This classic car shining in the sun has a bold grille.

6 Common Car Parts That Are Frequently Mislabeled

The English language can be perplexing, and much of this has to do with the way words are spelled. In many cases, spelling is phonetic, and you can figure out how to spell a word simply by listening to how it’s pronounced. But that’s certainly not always the case. Many common car parts, for example, are spelled differently from how they’re enunciated, causing them to be frequently misspelled or mislabeled.

If you’re looking for a car part online, and you’ve spelled it incorrectly, you may have a hard time finding the item you’re after. Here’s a look at some common car parts that are often mislabeled.

1. Carburetor, Not Carburettor

Internal combustion engines create power for your car by combining fuel and oxygen, and the carburetor makes this process happen. A carburetor is a tube that regulates the levels of air and fuel that are allowed into the engine. These days, carburetors have been replaced by fuel-injection technology, but you may need to get your hands on one if you have an older vehicle or motorcycle.

Carburetor is often misspelled as carburettor. And while carburettor is the correct spelling if you’re in the United Kingdom, it’s incorrect here in the U.S.

2. Catalytic Converter, Not Cadillac Converter

If you like breathing clean air, you’ll appreciate the value of a catalytic converter. Internal combustion engines produce exhaust that contains toxic gases. A catalytic converter heroically works to reduce the level of toxins contained in this exhaust.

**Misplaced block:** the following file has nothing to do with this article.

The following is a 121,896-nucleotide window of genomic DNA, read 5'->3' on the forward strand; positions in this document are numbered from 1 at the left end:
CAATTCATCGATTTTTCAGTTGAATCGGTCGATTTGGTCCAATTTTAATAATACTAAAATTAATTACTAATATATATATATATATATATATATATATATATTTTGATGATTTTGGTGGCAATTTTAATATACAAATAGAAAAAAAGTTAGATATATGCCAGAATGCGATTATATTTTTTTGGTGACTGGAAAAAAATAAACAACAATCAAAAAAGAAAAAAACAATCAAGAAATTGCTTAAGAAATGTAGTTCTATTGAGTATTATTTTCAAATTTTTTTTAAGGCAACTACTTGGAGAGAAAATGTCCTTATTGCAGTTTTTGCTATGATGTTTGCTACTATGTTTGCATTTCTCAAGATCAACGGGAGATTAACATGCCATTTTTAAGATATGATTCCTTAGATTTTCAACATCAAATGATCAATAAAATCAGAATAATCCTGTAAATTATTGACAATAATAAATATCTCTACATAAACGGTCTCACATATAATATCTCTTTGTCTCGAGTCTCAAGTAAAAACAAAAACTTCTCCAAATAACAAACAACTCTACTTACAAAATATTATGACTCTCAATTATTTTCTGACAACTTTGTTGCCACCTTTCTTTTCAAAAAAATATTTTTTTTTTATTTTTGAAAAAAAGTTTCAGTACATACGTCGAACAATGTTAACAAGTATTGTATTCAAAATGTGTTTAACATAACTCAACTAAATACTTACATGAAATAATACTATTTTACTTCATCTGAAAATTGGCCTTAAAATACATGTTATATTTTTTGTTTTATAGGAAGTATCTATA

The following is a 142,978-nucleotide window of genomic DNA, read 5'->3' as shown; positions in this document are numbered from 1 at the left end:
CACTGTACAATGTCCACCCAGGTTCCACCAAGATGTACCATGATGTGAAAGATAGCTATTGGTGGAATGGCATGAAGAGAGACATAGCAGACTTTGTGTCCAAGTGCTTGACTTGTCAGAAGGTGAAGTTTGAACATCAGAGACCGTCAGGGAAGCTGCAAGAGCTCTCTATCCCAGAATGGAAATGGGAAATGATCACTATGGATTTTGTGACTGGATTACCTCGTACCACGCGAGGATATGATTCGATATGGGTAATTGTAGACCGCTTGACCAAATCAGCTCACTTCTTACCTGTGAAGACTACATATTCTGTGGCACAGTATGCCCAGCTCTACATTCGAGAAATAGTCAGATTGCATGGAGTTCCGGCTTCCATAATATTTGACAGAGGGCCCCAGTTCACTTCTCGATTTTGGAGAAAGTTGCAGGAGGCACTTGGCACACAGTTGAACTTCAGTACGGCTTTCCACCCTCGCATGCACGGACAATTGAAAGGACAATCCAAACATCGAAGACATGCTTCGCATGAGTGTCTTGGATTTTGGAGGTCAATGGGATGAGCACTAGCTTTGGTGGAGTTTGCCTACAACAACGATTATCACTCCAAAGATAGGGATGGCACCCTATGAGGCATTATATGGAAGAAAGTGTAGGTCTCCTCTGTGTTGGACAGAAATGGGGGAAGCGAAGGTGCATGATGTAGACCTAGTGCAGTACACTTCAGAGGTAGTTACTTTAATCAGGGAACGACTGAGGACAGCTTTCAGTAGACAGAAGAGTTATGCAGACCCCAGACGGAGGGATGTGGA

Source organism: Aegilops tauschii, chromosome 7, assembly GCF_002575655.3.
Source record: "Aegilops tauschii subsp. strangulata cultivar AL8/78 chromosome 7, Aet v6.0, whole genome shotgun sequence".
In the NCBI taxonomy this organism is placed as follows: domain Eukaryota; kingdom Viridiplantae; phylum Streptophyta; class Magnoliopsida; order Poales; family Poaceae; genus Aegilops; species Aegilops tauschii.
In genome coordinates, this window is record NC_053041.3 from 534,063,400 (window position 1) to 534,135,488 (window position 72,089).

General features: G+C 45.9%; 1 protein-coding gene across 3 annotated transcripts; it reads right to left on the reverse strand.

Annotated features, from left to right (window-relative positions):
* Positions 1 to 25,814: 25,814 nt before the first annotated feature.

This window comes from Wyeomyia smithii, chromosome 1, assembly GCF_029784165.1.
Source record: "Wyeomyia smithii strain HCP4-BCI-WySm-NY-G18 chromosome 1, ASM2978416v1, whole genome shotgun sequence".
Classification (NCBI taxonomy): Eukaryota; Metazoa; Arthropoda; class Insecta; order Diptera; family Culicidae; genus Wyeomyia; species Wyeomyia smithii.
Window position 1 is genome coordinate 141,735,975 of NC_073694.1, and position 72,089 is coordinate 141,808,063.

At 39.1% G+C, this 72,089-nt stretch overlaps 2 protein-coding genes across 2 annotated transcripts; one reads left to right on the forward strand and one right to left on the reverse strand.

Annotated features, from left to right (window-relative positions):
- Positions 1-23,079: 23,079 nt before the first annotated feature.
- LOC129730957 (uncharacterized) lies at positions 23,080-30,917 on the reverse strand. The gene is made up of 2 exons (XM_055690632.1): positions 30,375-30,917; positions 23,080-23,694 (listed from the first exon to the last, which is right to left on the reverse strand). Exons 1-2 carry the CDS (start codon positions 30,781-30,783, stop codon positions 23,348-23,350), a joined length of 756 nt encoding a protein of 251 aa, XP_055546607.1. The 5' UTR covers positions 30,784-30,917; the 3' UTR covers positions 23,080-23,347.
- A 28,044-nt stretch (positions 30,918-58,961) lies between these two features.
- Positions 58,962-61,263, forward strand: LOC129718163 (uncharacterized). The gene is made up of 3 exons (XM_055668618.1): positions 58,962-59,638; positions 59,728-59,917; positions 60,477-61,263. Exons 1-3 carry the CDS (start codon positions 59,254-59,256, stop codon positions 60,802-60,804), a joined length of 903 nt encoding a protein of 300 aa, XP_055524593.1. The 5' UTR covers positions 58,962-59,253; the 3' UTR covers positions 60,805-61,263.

Catalytic converters are sometimes mislabeled as Cadillac converter or cadalidic converter. It’s easy to understand how this mislabeling could take place. After all, catalytic isn’t a word commonly used in everyday conversation.

3. Chassis, Not Chassey

The chassis is the structure that serves as your car’s skeleton. It’s the base frame upon which all other components are placed.

Chassis is commonly misspelled as chassey by car buffs.

4. Gauge, Not Gage

SpeedometerGauges are components used on your car’s dashboard to keep you abreast of what’s happening with various aspects of your vehicle’s performance.

The most commonly referenced gauge is the speedometer, but dashboard gauges also provide you with information regarding your car’s fuel level and oil pressure within the engine.

Gauge is commonly misspelled as gage to reflect the way it’s pronounced.

5. Grille, Not Grill

A grille helps give your car its lovely face. On a functional level, the grille facilitates airflow under the vehicle’s hood, which helps keep the engine and radiator cool.

Grille is commonly misspelled as grill. The latter spelling is correct if you’re looking to cook burgers in your backyard, but wrong if you’re on the hunt for a car part.

6. Tachometer, Not Tackometer

Your car’s tachometer is a gauge used to tell you how fast the engine is turning. This measurement is calculated in revolutions per minute, or RPM. A tachometer can provide useful information if you’re driving a car with a manual transmission and want to change gears in a way that optimizes fuel economy and performance. Understandably, it’s commonly misspelled as tackometer.

A lot of automotive parts have unlikely spellings. To avoid hitting a wall in your repair job, make sure you have your terms straight before searching for replacement parts.

Check out all the maintenance parts available on NAPA Online or trust one of our 16,000 NAPA AutoCare locations for routine maintenance and repairs. For more information on common car parts, chat with a knowledgeable expert at your local NAPA AUTO PARTS store.

Photo courtesy of Morguefile.

about author

Warren Clarke

I'm a writer and editor who's a regular contributor with the New York Daily News and Carfax, and my content has appeared in over 20 publications. I've written content that covers industries such as automotive, medical, insurance, healthcare, real estate, plumbing, pest control, dental and hospitality.

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